Architect: Carney Logan Burke Architects, Jackson Hole, WY   |   Engineer: M-E Engineers Denver, CO

Parks and Recreation Toilet Systems, Parks and Rec Toilet Systems, Grand Teton National Park, Clivus Multrum Inc.

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Grand Teton National Park

Laurance S. Rockefeller Preserve

Jackson Hole, WY

Extraordinary Beauty

In 1932, the Rockefeller family purchased 1,106 acres bordering the southwest corner of Wyoming’s Grand Teton National Park. For nearly 70 years, the Rockefellers enjoyed the craggy mountains, clear waters and wilderness of the land. In 2001, Laurance S. Rockefeller donated the property to the Park. Rockefeller hoped that the natural beauty of the Preserve would revitalize visitors and reinforce the importance of protecting such areas.

The Transition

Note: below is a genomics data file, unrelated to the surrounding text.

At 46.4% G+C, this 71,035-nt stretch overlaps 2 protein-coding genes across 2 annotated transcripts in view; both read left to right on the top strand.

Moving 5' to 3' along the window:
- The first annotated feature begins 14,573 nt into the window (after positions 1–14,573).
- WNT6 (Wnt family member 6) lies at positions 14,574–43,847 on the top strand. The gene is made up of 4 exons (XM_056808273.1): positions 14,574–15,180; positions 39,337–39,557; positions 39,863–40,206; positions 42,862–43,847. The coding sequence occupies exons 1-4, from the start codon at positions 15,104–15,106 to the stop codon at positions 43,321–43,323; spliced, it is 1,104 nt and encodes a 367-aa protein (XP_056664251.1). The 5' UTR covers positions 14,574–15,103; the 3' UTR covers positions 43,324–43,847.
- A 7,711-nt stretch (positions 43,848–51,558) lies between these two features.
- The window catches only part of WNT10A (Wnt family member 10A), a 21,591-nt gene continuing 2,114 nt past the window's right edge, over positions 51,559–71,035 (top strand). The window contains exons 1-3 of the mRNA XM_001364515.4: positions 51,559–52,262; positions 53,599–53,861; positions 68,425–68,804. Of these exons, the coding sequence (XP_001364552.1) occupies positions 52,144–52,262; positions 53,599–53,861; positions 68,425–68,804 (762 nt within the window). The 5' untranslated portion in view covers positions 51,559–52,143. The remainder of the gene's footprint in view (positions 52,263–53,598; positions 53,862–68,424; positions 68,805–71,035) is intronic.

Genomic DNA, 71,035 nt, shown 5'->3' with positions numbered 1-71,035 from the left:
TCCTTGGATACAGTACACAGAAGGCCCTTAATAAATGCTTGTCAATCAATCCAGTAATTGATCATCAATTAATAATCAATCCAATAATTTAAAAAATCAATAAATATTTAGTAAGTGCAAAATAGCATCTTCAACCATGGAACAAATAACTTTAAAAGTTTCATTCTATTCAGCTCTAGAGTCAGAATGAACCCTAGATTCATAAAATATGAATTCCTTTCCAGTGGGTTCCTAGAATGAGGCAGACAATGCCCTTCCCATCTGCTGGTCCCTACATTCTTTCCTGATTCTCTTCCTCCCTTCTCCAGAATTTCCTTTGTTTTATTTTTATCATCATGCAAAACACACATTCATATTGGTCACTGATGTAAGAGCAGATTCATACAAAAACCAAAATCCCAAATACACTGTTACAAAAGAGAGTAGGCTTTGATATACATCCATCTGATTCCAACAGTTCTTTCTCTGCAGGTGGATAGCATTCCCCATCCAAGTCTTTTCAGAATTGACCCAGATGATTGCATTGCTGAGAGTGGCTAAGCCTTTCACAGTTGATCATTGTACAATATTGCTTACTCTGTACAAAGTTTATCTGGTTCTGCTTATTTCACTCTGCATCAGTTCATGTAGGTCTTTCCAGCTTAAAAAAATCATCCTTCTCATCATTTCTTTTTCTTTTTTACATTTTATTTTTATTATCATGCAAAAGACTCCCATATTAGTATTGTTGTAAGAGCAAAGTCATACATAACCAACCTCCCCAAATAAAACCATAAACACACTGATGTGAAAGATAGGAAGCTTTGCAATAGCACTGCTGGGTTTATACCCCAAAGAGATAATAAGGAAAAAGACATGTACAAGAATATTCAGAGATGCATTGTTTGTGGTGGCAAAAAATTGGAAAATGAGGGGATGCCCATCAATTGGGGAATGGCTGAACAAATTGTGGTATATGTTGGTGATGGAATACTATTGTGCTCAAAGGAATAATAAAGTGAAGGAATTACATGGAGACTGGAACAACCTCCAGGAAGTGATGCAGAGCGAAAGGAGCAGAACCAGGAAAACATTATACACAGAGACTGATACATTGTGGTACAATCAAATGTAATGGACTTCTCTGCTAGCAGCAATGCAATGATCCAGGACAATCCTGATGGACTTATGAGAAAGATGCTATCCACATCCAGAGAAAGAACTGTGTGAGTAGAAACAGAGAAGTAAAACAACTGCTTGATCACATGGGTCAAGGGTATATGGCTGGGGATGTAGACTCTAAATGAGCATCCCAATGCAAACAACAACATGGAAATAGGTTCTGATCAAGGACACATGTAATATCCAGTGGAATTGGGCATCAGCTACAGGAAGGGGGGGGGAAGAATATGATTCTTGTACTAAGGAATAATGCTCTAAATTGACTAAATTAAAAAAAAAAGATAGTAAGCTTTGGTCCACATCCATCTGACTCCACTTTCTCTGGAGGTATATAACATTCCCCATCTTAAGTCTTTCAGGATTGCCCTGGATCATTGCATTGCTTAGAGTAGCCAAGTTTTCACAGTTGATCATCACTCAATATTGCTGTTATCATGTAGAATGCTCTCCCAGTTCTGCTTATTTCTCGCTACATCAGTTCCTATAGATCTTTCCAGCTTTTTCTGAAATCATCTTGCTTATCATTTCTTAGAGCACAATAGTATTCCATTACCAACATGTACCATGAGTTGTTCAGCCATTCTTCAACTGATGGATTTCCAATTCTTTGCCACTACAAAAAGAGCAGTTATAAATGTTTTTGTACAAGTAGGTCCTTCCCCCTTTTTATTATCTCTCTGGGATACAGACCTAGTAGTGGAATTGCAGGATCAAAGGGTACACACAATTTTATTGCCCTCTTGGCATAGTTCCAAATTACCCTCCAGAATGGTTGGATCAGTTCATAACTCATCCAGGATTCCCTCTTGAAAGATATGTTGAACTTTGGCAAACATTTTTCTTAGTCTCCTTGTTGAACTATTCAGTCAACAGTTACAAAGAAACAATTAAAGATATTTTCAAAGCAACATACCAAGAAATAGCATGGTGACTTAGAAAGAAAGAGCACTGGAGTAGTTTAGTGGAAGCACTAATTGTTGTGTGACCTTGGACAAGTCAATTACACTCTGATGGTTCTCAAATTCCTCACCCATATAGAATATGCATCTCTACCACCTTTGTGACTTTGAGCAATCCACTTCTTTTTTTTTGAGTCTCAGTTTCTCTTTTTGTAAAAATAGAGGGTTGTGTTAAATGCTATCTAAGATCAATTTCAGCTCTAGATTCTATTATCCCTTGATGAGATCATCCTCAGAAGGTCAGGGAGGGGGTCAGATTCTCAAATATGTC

After the removal of all pre-existing roads, structures and utilities from the property, a new 7,500-square-foot Visitor Center, restrooms and eight miles of hiking trails were built to serve the expected 41,000 annual visitors to the preserve. The buildings were designed by Carney Architects and M-E Engineers, in partnership with the National Park Service, and were built to achieve the U.S. Green Building Council’s highest level of certification—LEED Platinum.

Sustainable Systems

The new Visitor Center uses one small Clivus Multrum Composter with a Foam-flush toilet fixture to serve staff. The three additional restroom buildings, one of which is solar powered, use a total of ten larger Clivus systems and 10 waterless toilets to serve visitors. The Foam-flush fixture requires only six ounces of water and a drop of soap to flush waste down a conventional four-inch drain line. This cuts water used for flushing by over 97%, as compared to conventional 1.6-gpf toilets. The systems also prevent toilet waste from polluting surface and groundwater, instead converting the nutrients in human waste to valuable fertilizers.

Other sustainable materials and technologies used in the Visitor Center include recycled denim fabric insulation, energy-efficient lighting such as day-lighting techniques, and native vegetation.

  • Foam-flush fixture cuts water use by over 97%
  • Dry fixtures eliminate water use

Park Feature Sheet